four CP/M records. We can number these physical sectors from 0 to 7 and the CP/M records within
them from 0 to 3.
If we shift the record number (11) right PSH (2) times we get the value 2. It is a simple
matter to read the third physical sector into the deblocking buffer ready to extract the required
128 byte record.
Finally, by ANDing the record number (11) with PHM (3) we get the value 3. Consequently, the
required record occupies the last 128 bytes in the physical sector, i.e. the fourth record in the
Blocking and Deblocking
Isolating separate 128 byte CP/M records in a physical sector is central to the concept involved
with blocking and deblocking. All versions of CP/M transfer data to and from the disk in 128 byte
chunks (including CP/M 3). We have already seen that disks may be formatted info sectors of varying
size and if sector size of 128 byes is used then no problems are experienced. However, many disk
formats use sector sizes of 256, 512 and 1024 bytes. As we have seen, Gemini use a 512 byte sector
size for their DDDS, QDSS and QDDS disk formats. Since CP/M requires 128 byte records, surely it is
easier to format the disk in 128 byte sectors.
The answer to this is yes. It is easier to use 128 byte sectors but oddly enough it is
generally faster to use larger sector sizes. Why this is will become apparent as we proceed but
suffice to say that since we are using sectors that are larger thin 128 bytes, we need a method of
providing CP/M with 128 bytes at a time and allowing CP/M to write 128 bytes at a time. The
processes for writing and reading in this manner are known as blocking and deblocking respectively.
Blocking and deblocking are implemented in the BIOS under CP/M 2.2 and (usually) in the BDOS
under CP/M 3 although facilities exist within CP/M 3 to allow the BIOS to do this. The method used
requires a buffer in RAM that is one physical sector long (512 bytes for the Gemini DD and QD
formats). This buffer is simply an area of RAM reserved by the BIOS for this purpose and is known
as the blocking/deblocking buffer. This buffer is located within the BIOS under CP/M 2.2 but under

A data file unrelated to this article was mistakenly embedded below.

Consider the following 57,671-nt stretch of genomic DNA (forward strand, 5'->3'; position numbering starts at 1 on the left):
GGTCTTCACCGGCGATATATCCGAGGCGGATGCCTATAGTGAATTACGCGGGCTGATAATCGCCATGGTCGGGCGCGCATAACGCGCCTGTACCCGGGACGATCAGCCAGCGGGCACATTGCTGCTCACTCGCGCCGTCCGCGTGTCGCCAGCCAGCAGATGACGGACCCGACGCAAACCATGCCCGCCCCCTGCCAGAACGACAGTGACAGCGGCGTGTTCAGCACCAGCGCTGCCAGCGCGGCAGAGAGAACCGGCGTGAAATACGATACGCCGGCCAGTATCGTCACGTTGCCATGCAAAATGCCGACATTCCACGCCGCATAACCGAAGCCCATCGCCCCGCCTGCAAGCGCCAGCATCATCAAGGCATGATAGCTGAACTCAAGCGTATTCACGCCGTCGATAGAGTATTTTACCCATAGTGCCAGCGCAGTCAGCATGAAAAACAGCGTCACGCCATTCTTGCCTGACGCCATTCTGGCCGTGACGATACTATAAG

CP/M 3, the physical record buffers controlled by the BDOS (pointed to by the DTABCBs) are used.
From now on I shall assume that CP/M 2.2 is in use and will describe the method of
blocking/deblocking in respect of the CP/M 2.2 BIOS. Under CP/M 3, the BDOS will have calculated
physical sector numbers (using PSH and PHM) and the BIOS reads them directly.
When deblocking, the BIOS takes the sector number provided by the BDOS and converts it into a
physical sector number. i.e the physical sector that contains the required CP/M record. This
physical sector is then read into the blocking/deblocking buffer and the wanted 128 bytes are
identified and passed to CP/M by copying them to the DMA address. At the time of reading the
physical sector, certain facts about it are recorded. These are the drive, track and sector number
for the physical vector. At the same time a flag is set to say that the buffer in use.
The next time that a read is requested by CP/M, the logical sector number is calculated as
before. This time, however, the BIOS will find that the buffer is in use. Bearing in mind that
most disk reads are done sequentially, it is a fair bet that the CP/M record we want is in the
buffer already. The BIOS checks the drive, track and sector numbers for the required sector against
those stored for the buffered sector and if they match, the BIOS skips the disk read and simply
transfers the required 128 byes to the DMA address.
When reading sequentially using deblocking, the disk is accessed only every fourth request from
CP/M. As disk drives are relatively slow when compared with the time required to extract data from
RAM, you can now see why this process is faster than simple disk using 128 byte sectors.
Generally, the larger the physical sector size, the greater the improvement in disk access time will
Writing to disk using blocking offers a similar (but not as great) increase in speed. You will
see why writing is not as fast as reading in a moment.
Imagine that we wish to write a random record to disk and that we are updating one record among
many adjacent records. Since we have to write to the disk in terms of complete sectors, we
cannot simply write 128 bytes to the disk. If we put the CP/M record in the blocking/deblocking
buffer and wrote that to disks, we would erase the other three records in the physical sector.